185 in the work boat with a Volvo D-6.
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Old 08-05-2010
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Is your engine freshwater cooled or raw water cooled?

If it is raw water cooled, I'd point out that one reason to keep the temps a bit lower is to help prevent salts from precipitating out of the raw water side. This starts to happen around 150˚ and becomes a serious problem above 180˚ IIRC.

If it is fresh water cooled with a heat exchanger, then running it at 180˚ should be fine.
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Old 08-05-2010
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Hello,

As mentioned, the 'normal' operating temperature depends on if the boat is cooled with engine coolant or salt water.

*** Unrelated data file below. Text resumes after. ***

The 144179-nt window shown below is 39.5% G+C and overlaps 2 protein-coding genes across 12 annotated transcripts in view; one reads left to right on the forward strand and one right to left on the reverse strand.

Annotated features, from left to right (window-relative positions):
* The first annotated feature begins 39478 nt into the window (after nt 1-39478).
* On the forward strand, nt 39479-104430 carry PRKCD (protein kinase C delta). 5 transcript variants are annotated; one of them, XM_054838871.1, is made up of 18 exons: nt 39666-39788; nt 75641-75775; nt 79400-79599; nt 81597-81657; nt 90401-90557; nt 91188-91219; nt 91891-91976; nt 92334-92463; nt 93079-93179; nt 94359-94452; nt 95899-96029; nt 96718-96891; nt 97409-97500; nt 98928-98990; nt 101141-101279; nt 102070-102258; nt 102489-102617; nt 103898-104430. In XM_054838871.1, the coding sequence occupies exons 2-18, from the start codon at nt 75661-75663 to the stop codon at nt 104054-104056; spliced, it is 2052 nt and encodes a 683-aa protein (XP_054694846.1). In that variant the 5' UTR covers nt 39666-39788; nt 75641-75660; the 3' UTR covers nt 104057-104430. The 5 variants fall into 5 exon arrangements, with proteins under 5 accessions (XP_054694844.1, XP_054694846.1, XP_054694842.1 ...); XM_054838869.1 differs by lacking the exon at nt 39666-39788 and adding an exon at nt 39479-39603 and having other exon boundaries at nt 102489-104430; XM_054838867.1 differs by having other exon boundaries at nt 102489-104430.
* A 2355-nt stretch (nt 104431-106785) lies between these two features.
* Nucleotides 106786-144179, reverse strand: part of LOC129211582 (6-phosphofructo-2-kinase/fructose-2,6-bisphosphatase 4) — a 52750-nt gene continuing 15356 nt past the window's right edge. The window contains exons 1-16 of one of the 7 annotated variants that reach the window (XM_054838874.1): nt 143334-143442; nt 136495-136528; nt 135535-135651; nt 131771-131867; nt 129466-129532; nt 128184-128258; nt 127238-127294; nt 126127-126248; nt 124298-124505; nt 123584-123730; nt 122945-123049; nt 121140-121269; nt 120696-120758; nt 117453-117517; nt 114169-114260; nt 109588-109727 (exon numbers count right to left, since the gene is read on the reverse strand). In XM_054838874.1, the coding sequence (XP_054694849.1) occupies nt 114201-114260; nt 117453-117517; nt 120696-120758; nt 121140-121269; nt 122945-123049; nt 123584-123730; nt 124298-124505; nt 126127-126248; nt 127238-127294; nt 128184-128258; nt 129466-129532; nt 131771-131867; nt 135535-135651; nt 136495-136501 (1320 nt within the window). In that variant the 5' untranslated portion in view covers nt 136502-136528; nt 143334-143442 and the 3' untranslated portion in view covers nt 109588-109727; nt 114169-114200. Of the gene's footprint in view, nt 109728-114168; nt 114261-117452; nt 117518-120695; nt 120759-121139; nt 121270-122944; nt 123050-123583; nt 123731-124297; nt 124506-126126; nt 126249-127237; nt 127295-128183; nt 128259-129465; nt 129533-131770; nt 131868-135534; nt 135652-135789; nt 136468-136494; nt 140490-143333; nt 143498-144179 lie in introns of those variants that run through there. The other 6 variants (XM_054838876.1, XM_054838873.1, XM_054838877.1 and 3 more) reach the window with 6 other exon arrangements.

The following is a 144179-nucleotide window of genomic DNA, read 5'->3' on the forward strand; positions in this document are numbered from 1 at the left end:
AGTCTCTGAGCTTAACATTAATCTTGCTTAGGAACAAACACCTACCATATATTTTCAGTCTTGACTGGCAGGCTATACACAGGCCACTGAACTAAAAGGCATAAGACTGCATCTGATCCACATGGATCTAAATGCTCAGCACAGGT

I am going to assume that you have a heat exchanger and that the engine is cooled with engine coolant. If that is the case, the engine *should* run at whatever temperature the thermostat opens. I feel that 180 is best to provide complete combustion while not overheating the oil.

My boat has a Universal M25 - a 21HP engine with heat exchanger. The thermostat is a 180 and the engine runs at 180 almost all the time. The boat is in the Long Island sound and the water is close to 80 degrees now. I can motor at 80% of max RPM and the temperature stays at 180. If I push to 90% of max RPM the temp may go up to 185 or 190. In the spring and fall, when the water in the sound is cooler, I can never get the engine over 180.